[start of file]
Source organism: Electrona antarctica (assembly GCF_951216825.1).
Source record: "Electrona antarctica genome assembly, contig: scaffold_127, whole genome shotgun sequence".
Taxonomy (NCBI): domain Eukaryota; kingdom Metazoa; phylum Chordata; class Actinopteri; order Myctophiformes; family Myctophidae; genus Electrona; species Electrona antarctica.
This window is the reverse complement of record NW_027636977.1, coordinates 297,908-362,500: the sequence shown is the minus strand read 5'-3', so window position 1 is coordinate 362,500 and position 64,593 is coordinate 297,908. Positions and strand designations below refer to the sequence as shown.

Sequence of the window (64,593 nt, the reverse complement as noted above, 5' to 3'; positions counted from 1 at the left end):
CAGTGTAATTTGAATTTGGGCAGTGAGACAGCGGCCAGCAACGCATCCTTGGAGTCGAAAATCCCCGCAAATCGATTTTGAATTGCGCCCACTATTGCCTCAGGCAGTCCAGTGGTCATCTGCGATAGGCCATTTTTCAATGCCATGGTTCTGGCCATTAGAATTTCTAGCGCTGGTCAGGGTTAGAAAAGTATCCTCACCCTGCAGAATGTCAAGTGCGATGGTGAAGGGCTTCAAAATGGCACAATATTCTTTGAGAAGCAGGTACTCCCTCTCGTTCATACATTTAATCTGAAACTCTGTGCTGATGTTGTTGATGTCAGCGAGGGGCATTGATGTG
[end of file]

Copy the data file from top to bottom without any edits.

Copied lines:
Source organism: Electrona antarctica (assembly GCF_951216825.1).
Source record: "Electrona antarctica genome assembly, contig: scaffold_127, whole genome shotgun sequence".
Taxonomy (NCBI): domain Eukaryota; kingdom Metazoa; phylum Chordata; class Actinopteri; order Myctophiformes; family Myctophidae; genus Electrona; species Electrona antarctica.
This window is the reverse complement of record NW_027636977.1, coordinates 297,908-362,500: the sequence shown is the minus strand read 5'-3', so window position 1 is coordinate 362,500 and position 64,593 is coordinate 297,908. Positions and strand designations below refer to the sequence as shown.

Sequence of the window (64,593 nt, the reverse complement as noted above, 5' to 3'; positions counted from 1 at the left end):
CAGTGTAATTTGAATTTGGGCAGTGAGACAGCGGCCAGCAACGCATCCTTGGAGTCGAAAATCCCCGCAAATCGATTTTGAATTGCGCCCACTATTGCCTCAGGCAGTCCAGTGGTCATCTGCGATAGGCCATTTTTCAATGCCATGGTTCTGGCCATTAGAATTTCTAGCGCTGGTCAGGGTTAGAAAAGTATCCTCACCCTGCAGAATGTCAAGTGCGATGGTGAAGGGCTTCAAAATGGCACAATATTCTTTGAGAAGCAGGTACTCCCTCTCGTTCATACATTTAATCTGAAACTCTGTGCTGATGTTGTTGATGTCAGCGAGGGGCATTGATGTG